Suleiman on Thursday told a top Israeli parliamentary panel that Syria and Israel could clinch a peace deal in six months.

 

"Like everyone else who proposed playing a role in the peace process, Mr Suleiman heard Syria's position which rejects secret negotiations," the official said.

  

Suleiman and Alon Liel, a former Israeli foreign ministry director general, say they headed two years of the secret talks during which understandings were reached for a peace treaty between Syria and Israel.

  

Suleiman, 60, was at the centre of the official peace talks between Israel and Syria which began following the Madrid peace summit, including the 1996 US-sponsored talks at Wye Plantation and later in 2000 in Shepherdstown.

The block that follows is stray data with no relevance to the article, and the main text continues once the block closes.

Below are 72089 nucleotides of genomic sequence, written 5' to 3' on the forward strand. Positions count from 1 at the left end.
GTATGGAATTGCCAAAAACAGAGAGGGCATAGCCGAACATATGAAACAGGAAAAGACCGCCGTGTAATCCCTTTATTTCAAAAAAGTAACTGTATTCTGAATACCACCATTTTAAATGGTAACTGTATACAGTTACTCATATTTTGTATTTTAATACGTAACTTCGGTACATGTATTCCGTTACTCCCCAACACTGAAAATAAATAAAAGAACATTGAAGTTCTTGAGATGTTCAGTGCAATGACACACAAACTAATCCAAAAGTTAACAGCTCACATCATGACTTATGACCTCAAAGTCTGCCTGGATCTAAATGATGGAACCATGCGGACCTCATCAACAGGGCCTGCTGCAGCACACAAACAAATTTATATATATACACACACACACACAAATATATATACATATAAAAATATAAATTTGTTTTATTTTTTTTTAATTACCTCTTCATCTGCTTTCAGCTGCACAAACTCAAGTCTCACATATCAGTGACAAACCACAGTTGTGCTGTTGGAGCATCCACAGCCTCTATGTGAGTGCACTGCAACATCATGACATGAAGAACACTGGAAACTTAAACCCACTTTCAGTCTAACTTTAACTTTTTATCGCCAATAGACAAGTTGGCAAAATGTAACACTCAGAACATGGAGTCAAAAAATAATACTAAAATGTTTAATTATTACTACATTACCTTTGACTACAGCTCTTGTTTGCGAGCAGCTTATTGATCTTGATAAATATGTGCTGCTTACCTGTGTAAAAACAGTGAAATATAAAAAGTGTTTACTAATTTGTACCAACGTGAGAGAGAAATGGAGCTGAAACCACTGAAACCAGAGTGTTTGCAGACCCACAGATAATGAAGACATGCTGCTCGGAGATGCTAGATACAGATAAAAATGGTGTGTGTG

During those talks, Suleiman said on Thursday, "the sides solved 80 per cent of disagreements".

  

He said that he and Liel had succeeded in further narrowing the gap between the sides, and that their talks should be replaced by official negotiations.

  

"Our work is done, now it's up to officials in Israel and Syria to sit down and iron out their differences," the US businessman said. "We gave them a peace map."

  

Syria's "President Bashar al-Assad wants peace with Israel. He wants to make peace and be known as the man of peace," Suleiman said.